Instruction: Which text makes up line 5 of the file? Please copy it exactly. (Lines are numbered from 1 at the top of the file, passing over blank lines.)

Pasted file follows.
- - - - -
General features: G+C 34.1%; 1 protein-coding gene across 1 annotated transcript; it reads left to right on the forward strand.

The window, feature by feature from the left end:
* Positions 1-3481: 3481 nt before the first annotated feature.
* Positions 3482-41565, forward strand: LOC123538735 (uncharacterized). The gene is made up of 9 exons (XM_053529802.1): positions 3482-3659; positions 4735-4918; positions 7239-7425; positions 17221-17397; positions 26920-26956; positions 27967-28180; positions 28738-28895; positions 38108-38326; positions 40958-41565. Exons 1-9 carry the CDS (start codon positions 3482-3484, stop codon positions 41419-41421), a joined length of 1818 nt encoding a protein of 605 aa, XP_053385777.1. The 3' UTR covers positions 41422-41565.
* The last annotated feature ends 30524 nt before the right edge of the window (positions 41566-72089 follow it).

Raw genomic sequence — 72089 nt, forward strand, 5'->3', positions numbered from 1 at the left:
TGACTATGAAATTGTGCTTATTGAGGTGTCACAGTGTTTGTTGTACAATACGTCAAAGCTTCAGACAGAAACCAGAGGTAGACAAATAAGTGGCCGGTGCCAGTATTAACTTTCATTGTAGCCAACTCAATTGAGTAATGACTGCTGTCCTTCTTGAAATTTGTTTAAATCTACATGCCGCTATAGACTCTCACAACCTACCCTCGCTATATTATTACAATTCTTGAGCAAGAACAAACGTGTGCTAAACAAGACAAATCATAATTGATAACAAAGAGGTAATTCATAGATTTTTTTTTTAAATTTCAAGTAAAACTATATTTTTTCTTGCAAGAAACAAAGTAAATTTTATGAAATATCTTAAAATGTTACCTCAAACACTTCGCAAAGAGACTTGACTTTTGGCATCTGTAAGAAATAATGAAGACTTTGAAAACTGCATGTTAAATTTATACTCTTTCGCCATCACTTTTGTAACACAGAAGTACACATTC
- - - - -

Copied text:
* The last annotated feature ends 30524 nt before the right edge of the window (positions 41566-72089 follow it).